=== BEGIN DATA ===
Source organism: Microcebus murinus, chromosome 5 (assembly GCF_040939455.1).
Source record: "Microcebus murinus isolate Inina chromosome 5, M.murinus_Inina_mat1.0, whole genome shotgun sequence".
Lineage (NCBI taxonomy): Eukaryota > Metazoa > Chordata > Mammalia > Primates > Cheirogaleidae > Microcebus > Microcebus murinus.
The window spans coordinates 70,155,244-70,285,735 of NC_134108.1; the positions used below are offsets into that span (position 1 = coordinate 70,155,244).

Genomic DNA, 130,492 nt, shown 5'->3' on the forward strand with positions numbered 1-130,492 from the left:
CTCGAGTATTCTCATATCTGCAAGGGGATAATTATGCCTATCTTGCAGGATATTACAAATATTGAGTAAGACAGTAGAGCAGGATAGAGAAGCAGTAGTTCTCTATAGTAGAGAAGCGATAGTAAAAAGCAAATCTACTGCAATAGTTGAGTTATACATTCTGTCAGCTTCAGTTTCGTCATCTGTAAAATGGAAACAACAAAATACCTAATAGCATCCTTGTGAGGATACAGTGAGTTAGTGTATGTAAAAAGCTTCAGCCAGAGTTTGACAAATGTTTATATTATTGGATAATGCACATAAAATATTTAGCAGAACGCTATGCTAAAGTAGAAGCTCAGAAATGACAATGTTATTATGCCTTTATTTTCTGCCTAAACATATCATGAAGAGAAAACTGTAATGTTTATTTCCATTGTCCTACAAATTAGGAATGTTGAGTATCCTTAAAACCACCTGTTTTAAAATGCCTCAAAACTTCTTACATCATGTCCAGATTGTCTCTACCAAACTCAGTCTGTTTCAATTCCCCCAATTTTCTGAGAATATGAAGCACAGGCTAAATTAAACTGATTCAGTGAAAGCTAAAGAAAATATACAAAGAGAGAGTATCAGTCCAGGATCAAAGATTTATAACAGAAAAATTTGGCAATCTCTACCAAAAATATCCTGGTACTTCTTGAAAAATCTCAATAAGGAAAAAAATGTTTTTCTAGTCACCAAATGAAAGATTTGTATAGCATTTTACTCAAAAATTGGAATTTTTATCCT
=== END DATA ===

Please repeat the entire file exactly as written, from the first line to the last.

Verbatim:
Source organism: Microcebus murinus, chromosome 5 (assembly GCF_040939455.1).
Source record: "Microcebus murinus isolate Inina chromosome 5, M.murinus_Inina_mat1.0, whole genome shotgun sequence".
Lineage (NCBI taxonomy): Eukaryota > Metazoa > Chordata > Mammalia > Primates > Cheirogaleidae > Microcebus > Microcebus murinus.
The window spans coordinates 70,155,244-70,285,735 of NC_134108.1; the positions used below are offsets into that span (position 1 = coordinate 70,155,244).

Genomic DNA, 130,492 nt, shown 5'->3' on the forward strand with positions numbered 1-130,492 from the left:
CTCGAGTATTCTCATATCTGCAAGGGGATAATTATGCCTATCTTGCAGGATATTACAAATATTGAGTAAGACAGTAGAGCAGGATAGAGAAGCAGTAGTTCTCTATAGTAGAGAAGCGATAGTAAAAAGCAAATCTACTGCAATAGTTGAGTTATACATTCTGTCAGCTTCAGTTTCGTCATCTGTAAAATGGAAACAACAAAATACCTAATAGCATCCTTGTGAGGATACAGTGAGTTAGTGTATGTAAAAAGCTTCAGCCAGAGTTTGACAAATGTTTATATTATTGGATAATGCACATAAAATATTTAGCAGAACGCTATGCTAAAGTAGAAGCTCAGAAATGACAATGTTATTATGCCTTTATTTTCTGCCTAAACATATCATGAAGAGAAAACTGTAATGTTTATTTCCATTGTCCTACAAATTAGGAATGTTGAGTATCCTTAAAACCACCTGTTTTAAAATGCCTCAAAACTTCTTACATCATGTCCAGATTGTCTCTACCAAACTCAGTCTGTTTCAATTCCCCCAATTTTCTGAGAATATGAAGCACAGGCTAAATTAAACTGATTCAGTGAAAGCTAAAGAAAATATACAAAGAGAGAGTATCAGTCCAGGATCAAAGATTTATAACAGAAAAATTTGGCAATCTCTACCAAAAATATCCTGGTACTTCTTGAAAAATCTCAATAAGGAAAAAAATGTTTTTCTAGTCACCAAATGAAAGATTTGTATAGCATTTTACTCAAAAATTGGAATTTTTATCCT